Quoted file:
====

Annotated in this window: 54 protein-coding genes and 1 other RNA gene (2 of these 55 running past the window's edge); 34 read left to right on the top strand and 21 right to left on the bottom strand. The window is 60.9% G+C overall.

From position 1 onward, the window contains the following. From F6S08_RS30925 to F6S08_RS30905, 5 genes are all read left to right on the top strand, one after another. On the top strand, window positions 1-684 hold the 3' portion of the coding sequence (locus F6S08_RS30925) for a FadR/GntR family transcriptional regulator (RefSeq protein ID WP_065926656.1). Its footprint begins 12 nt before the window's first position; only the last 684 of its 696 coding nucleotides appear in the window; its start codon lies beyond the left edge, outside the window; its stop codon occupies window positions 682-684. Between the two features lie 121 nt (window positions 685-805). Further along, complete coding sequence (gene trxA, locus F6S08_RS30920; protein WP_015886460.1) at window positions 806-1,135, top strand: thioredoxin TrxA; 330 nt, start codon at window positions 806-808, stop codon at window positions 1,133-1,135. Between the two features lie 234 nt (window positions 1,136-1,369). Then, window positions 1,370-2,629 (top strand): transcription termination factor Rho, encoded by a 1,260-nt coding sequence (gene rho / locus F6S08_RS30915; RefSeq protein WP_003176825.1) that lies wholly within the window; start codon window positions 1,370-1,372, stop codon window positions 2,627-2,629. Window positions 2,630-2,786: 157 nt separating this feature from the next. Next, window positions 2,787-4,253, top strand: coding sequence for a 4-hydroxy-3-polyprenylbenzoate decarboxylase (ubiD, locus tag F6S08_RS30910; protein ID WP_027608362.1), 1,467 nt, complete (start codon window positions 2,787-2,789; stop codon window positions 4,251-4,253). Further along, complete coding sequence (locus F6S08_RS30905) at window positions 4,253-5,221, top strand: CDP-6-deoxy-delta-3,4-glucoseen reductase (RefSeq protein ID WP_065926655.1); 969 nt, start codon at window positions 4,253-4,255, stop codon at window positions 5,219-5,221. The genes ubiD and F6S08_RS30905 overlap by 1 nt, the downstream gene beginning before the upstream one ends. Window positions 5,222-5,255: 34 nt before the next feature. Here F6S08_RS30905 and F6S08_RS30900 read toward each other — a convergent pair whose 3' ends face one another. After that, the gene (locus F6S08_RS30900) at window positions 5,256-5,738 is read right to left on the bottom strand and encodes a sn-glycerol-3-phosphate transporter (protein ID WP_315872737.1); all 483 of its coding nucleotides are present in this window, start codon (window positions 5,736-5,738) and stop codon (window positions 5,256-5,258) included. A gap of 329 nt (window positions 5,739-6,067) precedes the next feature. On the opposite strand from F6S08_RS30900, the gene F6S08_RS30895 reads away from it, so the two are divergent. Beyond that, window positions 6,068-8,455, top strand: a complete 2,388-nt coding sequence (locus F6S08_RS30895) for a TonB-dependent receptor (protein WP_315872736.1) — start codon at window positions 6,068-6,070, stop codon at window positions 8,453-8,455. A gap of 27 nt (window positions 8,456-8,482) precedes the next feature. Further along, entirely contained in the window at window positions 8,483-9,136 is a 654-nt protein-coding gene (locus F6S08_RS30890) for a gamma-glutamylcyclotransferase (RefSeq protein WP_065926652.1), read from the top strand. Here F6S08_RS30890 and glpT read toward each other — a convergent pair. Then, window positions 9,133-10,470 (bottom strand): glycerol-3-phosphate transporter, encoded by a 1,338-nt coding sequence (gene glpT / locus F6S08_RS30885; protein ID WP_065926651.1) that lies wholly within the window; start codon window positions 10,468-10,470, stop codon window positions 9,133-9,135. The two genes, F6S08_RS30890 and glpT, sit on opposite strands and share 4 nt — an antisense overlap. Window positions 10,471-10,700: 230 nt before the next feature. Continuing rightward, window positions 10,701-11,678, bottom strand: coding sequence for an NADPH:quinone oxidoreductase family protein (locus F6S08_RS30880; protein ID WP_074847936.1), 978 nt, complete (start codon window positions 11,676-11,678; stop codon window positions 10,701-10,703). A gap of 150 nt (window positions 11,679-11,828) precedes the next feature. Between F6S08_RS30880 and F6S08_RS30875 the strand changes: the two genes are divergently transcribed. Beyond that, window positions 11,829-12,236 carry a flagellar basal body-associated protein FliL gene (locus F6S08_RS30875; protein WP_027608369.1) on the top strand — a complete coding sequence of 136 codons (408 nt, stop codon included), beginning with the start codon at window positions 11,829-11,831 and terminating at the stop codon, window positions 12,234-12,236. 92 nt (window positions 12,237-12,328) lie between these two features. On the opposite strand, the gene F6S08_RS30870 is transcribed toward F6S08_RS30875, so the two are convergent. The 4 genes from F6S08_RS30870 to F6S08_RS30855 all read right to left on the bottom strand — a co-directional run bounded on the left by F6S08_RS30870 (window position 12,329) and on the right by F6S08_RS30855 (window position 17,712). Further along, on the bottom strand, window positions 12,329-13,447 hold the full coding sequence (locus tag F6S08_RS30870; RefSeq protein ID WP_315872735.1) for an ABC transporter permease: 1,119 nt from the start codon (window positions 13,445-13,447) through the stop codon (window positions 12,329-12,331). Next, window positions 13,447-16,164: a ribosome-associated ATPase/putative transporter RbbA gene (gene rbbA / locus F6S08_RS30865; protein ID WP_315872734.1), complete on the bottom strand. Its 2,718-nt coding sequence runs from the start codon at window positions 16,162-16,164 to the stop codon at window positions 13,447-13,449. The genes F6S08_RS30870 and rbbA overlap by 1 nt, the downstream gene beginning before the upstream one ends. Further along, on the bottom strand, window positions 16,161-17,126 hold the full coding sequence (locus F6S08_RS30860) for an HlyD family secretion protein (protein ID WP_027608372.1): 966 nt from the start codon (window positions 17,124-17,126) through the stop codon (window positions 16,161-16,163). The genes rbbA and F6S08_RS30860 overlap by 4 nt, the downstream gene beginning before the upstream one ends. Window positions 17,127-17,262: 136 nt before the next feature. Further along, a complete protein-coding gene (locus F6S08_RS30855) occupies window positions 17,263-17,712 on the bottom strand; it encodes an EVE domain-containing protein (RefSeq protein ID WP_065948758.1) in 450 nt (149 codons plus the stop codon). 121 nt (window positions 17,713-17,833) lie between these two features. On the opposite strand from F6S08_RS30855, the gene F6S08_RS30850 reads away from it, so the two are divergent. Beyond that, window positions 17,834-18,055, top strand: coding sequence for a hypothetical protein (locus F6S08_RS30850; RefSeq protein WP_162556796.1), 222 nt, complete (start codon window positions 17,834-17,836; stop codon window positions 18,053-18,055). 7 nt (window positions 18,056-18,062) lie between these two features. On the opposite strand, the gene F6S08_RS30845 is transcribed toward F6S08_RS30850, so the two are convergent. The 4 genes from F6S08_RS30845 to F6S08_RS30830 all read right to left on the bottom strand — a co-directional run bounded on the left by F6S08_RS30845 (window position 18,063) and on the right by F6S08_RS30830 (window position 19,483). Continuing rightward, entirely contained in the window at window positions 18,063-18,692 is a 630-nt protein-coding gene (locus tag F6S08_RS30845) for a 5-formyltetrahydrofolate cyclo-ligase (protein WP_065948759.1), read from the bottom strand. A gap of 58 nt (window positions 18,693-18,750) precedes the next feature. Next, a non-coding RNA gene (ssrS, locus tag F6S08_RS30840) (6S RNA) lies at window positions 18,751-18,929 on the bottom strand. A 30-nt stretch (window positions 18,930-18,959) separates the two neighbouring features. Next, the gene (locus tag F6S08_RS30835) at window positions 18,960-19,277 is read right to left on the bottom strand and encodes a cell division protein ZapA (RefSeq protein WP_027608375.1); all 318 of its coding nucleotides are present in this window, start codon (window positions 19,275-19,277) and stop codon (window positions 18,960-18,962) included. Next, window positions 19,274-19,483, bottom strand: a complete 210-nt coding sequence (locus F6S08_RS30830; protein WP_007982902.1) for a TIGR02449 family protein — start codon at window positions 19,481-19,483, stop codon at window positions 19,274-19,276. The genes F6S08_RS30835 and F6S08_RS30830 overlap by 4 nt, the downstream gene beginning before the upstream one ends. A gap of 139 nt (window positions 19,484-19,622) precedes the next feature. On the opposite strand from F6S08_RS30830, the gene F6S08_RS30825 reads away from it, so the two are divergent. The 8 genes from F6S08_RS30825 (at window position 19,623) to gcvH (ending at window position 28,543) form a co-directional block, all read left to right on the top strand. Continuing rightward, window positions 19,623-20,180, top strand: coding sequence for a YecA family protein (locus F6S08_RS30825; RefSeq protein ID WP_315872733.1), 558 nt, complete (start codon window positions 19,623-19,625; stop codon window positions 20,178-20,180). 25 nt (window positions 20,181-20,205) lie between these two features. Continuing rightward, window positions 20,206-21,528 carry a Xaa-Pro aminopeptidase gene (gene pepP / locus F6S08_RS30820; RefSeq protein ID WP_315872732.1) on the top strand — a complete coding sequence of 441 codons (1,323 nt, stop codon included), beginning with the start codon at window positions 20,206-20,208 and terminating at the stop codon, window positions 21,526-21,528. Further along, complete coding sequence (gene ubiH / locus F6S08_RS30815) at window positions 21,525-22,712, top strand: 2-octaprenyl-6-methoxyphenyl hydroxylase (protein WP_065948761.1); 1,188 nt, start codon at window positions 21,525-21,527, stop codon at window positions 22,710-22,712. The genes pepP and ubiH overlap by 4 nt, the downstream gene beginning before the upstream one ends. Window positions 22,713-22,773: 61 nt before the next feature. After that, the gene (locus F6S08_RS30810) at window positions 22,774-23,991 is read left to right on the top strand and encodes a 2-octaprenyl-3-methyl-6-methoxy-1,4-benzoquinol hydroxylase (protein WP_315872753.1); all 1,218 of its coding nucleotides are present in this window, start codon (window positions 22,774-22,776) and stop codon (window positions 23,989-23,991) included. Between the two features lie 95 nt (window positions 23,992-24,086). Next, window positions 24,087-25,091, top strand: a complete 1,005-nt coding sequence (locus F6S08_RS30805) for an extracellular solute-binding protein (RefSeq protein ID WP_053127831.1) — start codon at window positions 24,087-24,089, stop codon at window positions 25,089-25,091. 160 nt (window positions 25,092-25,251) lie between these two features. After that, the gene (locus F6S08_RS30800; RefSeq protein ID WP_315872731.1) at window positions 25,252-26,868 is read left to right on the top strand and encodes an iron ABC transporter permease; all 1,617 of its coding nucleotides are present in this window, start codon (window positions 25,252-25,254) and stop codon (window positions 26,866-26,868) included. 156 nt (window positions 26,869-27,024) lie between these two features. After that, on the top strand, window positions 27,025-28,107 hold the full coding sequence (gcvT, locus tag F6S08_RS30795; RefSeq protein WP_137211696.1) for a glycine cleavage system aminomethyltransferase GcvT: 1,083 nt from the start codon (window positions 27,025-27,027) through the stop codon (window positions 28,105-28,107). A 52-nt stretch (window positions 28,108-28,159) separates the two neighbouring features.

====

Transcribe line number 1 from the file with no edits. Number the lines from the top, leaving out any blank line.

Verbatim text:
Annotated in this window: 54 protein-coding genes and 1 other RNA gene (2 of these 55 running past the window's edge); 34 read left to right on the top strand and 21 right to left on the bottom strand. The window is 60.9% G+C overall.